A sign at the Forest Glen station lists outages and delays. Regularly scheduled maintenance added to the disruption caused by computer glitches Saturday and Sunday. (Katherine Frey/THE WASHINGTON POST)

Sen. Barbara A. Mikulski lashed out at Metro on Monday, decrying the recent run of safety problems, even as the transit agency said it still could not explain what caused a computer glitch that forced the shutdown of the system twice over the weekend.

“Many of my constituents are really disturbed,” Mikulski (D-Md.) said at a previously scheduled media event to talk about new safety standards for Metro and other systems. “The airwaves are hopping today. They’ve been hopping over the weekend. E-mails have been coming in. Some volcanic, some even more so.”

Mikulski, a harsh critic of Metro since the 2009 Red Line crash that killed nine people, said recent incidents have left her constituents “terrified.”

“When you get on the Metro and you’ve got kids with the stroller, you wonder — if the cars open and you’ve got to jump down and evacuate quickly, what will happen to you?” she said. “If you’re a senior trapped in a car with 100-degree heat and your pacemaker starts to race, you wonder what’s going to happen to you.”

Metro officials said the agency will continue to station extra employees at key spots throughout the system in case there is a recurrence of the glitch that halted service on all five rail lines over the weekend.

Mikulski and other officials had gathered Monday afternoon at Metro’s operations center in Prince George’s County to address recent changes in federal law that will create uniform safety regulations for subway and light-rail systems nationwide.

Metro’s weekend troubles ended up being a focus of the event.

The top Metro official at the event, Deputy General Manager Dave Kubicek,said officials still don’t know what caused train monitoring systems to go dark twice in a 12-hour period. And it was not clear when they would have answers.

He said officials do not think the blackout was caused by a cyberattack. “It’s not a network-type system,’’ he said. “It’s a closed-loop system. That’s why we don’t believe it’s from outside.”

At the same time, officials continued to downplay the role the train monitoring system plays in daily Metro operations.

“It’s a system that’s critical to the operation of trains, but it is not a safety-critical system,” Metro spokesman Dan Stessel said.

But some safety experts say Metro’s train monitoring system does play a critical role in its operations.

“These computer systems are basically the brain and the eyes and the ears of the operator,” said Najmedin Meshkati, a University of Southern California systems engineer who studies transportation safety. “If they go blind, you are having someone in control with insufficient information. You can’t have blind and deaf operators.”

Robert Sapitowicz, vice president of marketing and communications for ARINC, the Annapolis-based company behind the system, said he could not talk about the investigation because Metro officials had asked that all calls be referred to them.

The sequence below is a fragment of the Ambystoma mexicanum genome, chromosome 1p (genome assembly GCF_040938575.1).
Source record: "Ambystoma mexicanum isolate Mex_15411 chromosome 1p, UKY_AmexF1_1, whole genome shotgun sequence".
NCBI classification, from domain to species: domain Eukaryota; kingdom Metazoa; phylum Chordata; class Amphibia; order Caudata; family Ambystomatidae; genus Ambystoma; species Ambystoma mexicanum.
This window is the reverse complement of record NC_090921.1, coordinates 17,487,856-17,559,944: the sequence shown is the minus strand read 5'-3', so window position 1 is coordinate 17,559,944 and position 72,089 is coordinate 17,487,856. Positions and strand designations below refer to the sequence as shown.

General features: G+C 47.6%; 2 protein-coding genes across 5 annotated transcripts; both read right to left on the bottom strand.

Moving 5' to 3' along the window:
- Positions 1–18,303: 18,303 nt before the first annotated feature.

Meanwhile, officials from the National Transportation Safety Board said they do not plan to open an investigation of the outage. The Tri-State Oversight Committee, which monitors the rail system, expects to receive a preliminary report on the incident this week.

Meshkati said he also was concerned that the computer failure was a problem that affected both of Metro’s operations centers, even though two exist so that one can serve as a backup if the other malfunctions. “Something fell through the crack here,” he said.

Stessel said passenger safety was not compromised by the outages and that officials shut down the system as a precaution. As part of that, train operators were told to move their trains to the nearest stations, where they remained until controllers could restart the system.

Legislators said the safety standards recently signed into law as part of the larger transportation bill would go a long way toward making rail systems safer by beefing up federal oversight.

“While we’ve made progress, we know from the incidents of the last couple of days and last couple of months that we have work to do,” said Rep. Chris Van Hollen (D-Md.).

July has been a tough month for the nation’s second-busiest transit system. Riders were already grumbling about a fare increase that kicked in July 1. Two days later, a botched evacuation just outside of the College Park station on the system’s Green Line again raised questions about the authority’s ability to manage passengers during an emergency. That incident was followed by the July 6 derailment of a Green Line train near West Hyattsville. Then on Monday, a temporary shutdown of the Dupont Circle station left some riders fuming.

Mike Robinson, a retiree, has been riding Metro since it opened.

“I can recall when it was reliable, and new, and safe,” he said as he waited for a Shady Grove-bound Red Line train. “Today, it is none of those things.”

“I’m always concerned I’ll be in a car with some kind of glitch” said Robinson, who was stranded on a train last summer. “I never did hear an explanation for that,” he said. “We’re generally left in the dark about what’s wrong or why.”

With each service delay, some riders just wish Metro would provide more information, and do it more quickly. “They just say, ‘This is it,’ ” said Jon Bush. “They don’t tell you why, and they wait too long to say it.”

Of Metro’s communication skills, Bush had one positive thing to say: “They’re better than Pepco.”

Ted Trautman contributed to this report.